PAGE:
In the early stages of your nautical career, you are going to be asked to tie a boat to something sturdy to secure it in place and stop it floating away. Vessels and docks feature specific fixings for this very purpose, so we will take a look at four of the most common marine supplies for securing a vessel, which you will need to use aboard your boat.
These are plastic, metal or wooden fixtures that can be found on both docks and vessels. Their shape resembles a wide and short capital ‘T’. The closed type has a solid base, while the open type has two closely-spaced legs in the middle. The best method of tying a cleat is to use a hitch at the end of the line. Cleats come in a huge range of sizes; some are as small as your little finger, while some are as big as your entire leg.
These are solid columns which are sometimes square and sometimes cylindrical. They feature a cross bar of a smaller diameter, making the unit resemble a lower-case letter ‘t’. They are extremely strong, and tie with a hitch around the cross bar. Bits are usually near the bow and stern of a vessel and can sometimes be found on docks as well.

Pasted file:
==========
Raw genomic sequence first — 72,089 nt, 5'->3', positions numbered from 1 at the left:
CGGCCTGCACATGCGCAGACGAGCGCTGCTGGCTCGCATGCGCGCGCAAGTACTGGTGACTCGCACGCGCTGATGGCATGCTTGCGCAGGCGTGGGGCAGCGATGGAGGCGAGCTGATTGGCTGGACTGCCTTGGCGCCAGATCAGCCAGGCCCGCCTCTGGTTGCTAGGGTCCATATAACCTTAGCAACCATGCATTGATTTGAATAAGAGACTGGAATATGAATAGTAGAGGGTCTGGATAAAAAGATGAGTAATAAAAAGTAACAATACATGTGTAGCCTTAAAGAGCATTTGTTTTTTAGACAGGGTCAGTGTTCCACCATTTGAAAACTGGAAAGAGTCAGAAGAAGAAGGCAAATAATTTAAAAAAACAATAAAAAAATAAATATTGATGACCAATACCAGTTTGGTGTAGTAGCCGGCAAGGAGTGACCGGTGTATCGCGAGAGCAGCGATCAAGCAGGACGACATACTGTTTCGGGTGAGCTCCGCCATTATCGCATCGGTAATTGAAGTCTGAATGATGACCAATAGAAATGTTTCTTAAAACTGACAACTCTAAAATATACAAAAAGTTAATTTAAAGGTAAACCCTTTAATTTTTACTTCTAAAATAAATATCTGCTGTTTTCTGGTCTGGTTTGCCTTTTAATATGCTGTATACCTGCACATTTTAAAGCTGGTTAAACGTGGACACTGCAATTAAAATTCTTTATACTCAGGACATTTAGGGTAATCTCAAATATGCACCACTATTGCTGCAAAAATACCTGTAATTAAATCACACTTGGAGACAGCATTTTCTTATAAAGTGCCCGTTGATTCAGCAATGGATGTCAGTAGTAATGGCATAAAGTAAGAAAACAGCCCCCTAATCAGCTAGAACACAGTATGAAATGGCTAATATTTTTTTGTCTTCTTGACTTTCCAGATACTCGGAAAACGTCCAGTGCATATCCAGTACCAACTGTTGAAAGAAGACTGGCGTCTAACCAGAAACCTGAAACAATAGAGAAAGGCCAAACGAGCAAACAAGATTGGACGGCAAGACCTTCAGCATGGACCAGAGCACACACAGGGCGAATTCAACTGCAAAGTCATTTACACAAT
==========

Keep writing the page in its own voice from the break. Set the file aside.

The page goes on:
These fixtures hold a line, rather than functioning as a tie point. They are usually found near a cleat, holding the line in position to prevent it from moving laterally and abrading. They are flattened loops with a narrow opening on top, where you can add or remove the line. They come in many shapes and sizes, like cleats, but are usually only found on vessels.
These resemble short metal mushrooms. They are found on large ships and docks, but almost never on smaller boats. They are designed to have a loop from a line placed over the top, with the slack taken up at the other end. This keeps the line tight, stopping it from slipping over the top.
Tying methods differ for each of the above fixtures, and each offers differing levels of security to suit different vessels and water conditions. If you need any of these, or any other marine supplies, please don’t hesitate to contact us and we will answer any questions you may have.